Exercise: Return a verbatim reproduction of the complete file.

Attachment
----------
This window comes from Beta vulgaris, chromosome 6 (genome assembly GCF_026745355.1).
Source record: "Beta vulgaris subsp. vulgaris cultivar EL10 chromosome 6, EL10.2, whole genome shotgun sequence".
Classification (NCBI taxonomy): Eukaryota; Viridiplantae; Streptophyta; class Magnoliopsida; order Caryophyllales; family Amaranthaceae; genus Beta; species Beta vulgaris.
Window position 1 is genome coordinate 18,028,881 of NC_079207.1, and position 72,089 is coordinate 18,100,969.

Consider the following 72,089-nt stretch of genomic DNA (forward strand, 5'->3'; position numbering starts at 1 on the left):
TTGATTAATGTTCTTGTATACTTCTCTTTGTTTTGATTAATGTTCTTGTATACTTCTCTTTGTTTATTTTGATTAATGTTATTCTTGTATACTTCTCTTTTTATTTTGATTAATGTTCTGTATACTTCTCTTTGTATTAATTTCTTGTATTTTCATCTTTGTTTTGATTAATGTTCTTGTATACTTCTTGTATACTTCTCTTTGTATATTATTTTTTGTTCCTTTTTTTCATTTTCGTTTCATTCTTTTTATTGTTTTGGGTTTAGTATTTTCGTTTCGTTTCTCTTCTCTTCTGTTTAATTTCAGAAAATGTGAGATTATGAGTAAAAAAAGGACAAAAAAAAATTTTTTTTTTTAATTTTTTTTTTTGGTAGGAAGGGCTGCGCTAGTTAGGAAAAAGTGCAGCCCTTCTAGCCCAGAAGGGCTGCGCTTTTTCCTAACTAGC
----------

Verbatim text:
This window comes from Beta vulgaris, chromosome 6 (genome assembly GCF_026745355.1).
Source record: "Beta vulgaris subsp. vulgaris cultivar EL10 chromosome 6, EL10.2, whole genome shotgun sequence".
Classification (NCBI taxonomy): Eukaryota; Viridiplantae; Streptophyta; class Magnoliopsida; order Caryophyllales; family Amaranthaceae; genus Beta; species Beta vulgaris.
Window position 1 is genome coordinate 18,028,881 of NC_079207.1, and position 72,089 is coordinate 18,100,969.

Consider the following 72,089-nt stretch of genomic DNA (forward strand, 5'->3'; position numbering starts at 1 on the left):
TTGATTAATGTTCTTGTATACTTCTCTTTGTTTTGATTAATGTTCTTGTATACTTCTCTTTGTTTATTTTGATTAATGTTATTCTTGTATACTTCTCTTTTTATTTTGATTAATGTTCTGTATACTTCTCTTTGTATTAATTTCTTGTATTTTCATCTTTGTTTTGATTAATGTTCTTGTATACTTCTTGTATACTTCTCTTTGTATATTATTTTTTGTTCCTTTTTTTCATTTTCGTTTCATTCTTTTTATTGTTTTGGGTTTAGTATTTTCGTTTCGTTTCTCTTCTCTTCTGTTTAATTTCAGAAAATGTGAGATTATGAGTAAAAAAAGGACAAAAAAAAATTTTTTTTTTTAATTTTTTTTTTTGGTAGGAAGGGCTGCGCTAGTTAGGAAAAAGTGCAGCCCTTCTAGCCCAGAAGGGCTGCGCTTTTTCCTAACTAGC